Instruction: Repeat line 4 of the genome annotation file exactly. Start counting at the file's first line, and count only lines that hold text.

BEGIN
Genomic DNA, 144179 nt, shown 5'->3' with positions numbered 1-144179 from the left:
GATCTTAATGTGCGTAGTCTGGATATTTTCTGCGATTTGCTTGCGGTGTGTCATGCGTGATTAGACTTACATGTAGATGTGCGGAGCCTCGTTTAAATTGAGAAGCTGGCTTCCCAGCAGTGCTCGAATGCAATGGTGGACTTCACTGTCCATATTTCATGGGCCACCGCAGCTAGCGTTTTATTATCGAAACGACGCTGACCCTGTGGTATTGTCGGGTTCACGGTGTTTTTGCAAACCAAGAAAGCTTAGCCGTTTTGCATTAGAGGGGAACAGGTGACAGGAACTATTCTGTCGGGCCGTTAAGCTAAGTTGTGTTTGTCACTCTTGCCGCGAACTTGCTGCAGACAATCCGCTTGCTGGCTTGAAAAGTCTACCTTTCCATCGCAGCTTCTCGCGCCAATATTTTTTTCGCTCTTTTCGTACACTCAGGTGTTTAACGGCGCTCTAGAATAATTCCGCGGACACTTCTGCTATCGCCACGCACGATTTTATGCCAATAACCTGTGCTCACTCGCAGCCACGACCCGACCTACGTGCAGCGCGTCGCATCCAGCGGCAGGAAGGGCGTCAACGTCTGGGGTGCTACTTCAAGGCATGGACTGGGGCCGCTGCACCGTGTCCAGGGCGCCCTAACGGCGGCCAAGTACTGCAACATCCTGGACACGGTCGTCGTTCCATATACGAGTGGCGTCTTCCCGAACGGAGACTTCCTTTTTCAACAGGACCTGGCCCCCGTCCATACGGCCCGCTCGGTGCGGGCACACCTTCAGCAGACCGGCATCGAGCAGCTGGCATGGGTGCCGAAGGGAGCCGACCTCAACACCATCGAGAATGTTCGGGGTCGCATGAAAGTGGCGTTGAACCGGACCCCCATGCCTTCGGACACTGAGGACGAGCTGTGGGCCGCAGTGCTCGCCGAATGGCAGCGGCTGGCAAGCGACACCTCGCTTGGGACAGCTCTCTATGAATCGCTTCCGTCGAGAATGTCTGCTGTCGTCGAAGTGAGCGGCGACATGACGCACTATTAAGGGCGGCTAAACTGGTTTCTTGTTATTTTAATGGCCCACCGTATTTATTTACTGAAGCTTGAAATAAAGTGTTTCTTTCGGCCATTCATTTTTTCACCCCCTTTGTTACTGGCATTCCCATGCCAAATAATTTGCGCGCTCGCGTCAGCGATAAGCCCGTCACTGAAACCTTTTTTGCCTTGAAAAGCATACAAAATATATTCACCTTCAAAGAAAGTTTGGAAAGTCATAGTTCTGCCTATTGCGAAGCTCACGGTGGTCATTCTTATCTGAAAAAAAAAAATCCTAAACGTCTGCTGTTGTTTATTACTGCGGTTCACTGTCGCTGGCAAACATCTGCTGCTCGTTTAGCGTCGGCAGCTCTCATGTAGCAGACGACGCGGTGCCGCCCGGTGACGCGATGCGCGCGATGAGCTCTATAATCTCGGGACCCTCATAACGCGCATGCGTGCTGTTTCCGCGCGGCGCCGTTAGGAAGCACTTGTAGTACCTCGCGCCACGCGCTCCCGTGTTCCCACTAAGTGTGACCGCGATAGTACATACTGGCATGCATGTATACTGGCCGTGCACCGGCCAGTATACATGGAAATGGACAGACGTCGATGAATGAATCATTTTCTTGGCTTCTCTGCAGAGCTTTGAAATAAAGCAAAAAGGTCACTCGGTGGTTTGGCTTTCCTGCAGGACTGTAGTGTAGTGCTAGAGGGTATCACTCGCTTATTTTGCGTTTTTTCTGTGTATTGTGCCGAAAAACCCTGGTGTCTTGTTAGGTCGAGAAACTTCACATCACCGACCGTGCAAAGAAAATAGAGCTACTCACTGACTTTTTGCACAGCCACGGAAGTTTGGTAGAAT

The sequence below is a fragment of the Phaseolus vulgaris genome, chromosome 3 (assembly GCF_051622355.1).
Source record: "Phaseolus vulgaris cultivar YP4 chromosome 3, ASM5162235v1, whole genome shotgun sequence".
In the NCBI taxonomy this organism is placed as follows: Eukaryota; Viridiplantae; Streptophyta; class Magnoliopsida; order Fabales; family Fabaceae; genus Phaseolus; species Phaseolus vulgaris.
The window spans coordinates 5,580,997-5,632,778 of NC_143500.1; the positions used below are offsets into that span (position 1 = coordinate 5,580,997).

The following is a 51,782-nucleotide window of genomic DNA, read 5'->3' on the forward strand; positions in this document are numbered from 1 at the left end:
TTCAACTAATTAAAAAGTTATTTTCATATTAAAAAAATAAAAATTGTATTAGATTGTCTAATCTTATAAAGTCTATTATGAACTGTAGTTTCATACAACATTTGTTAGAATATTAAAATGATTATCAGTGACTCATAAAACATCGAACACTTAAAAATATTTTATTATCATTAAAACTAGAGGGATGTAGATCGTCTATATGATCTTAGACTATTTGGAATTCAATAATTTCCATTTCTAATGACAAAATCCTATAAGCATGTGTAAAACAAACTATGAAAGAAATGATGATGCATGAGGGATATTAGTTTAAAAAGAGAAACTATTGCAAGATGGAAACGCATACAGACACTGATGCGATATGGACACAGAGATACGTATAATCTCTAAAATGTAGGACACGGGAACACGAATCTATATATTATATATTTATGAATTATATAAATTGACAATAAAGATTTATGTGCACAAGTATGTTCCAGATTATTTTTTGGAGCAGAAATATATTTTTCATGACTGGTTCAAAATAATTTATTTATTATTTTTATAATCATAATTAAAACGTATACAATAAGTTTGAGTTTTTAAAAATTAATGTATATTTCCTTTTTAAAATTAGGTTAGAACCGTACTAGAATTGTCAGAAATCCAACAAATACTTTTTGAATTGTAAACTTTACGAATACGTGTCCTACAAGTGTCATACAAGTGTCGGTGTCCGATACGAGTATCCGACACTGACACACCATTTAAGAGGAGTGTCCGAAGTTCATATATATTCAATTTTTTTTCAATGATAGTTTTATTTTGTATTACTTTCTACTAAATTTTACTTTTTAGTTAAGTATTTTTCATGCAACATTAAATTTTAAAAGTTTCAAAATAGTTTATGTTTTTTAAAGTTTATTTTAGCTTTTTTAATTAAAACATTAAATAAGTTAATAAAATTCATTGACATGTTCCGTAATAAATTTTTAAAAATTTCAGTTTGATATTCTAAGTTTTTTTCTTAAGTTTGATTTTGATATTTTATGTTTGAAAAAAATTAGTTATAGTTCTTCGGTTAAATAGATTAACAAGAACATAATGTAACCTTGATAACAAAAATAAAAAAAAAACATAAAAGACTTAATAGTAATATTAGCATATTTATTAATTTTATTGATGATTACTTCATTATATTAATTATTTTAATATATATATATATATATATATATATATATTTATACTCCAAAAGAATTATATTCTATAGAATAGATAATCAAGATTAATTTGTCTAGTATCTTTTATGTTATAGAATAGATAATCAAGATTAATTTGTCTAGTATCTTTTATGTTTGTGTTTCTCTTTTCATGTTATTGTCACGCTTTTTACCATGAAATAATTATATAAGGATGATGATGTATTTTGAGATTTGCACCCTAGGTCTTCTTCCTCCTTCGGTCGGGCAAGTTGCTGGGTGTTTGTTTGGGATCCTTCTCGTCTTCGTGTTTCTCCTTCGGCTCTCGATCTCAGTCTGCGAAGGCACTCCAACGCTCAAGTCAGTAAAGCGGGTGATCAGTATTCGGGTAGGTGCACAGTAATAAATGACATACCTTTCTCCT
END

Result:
Source record: "Phaseolus vulgaris cultivar YP4 chromosome 3, ASM5162235v1, whole genome shotgun sequence".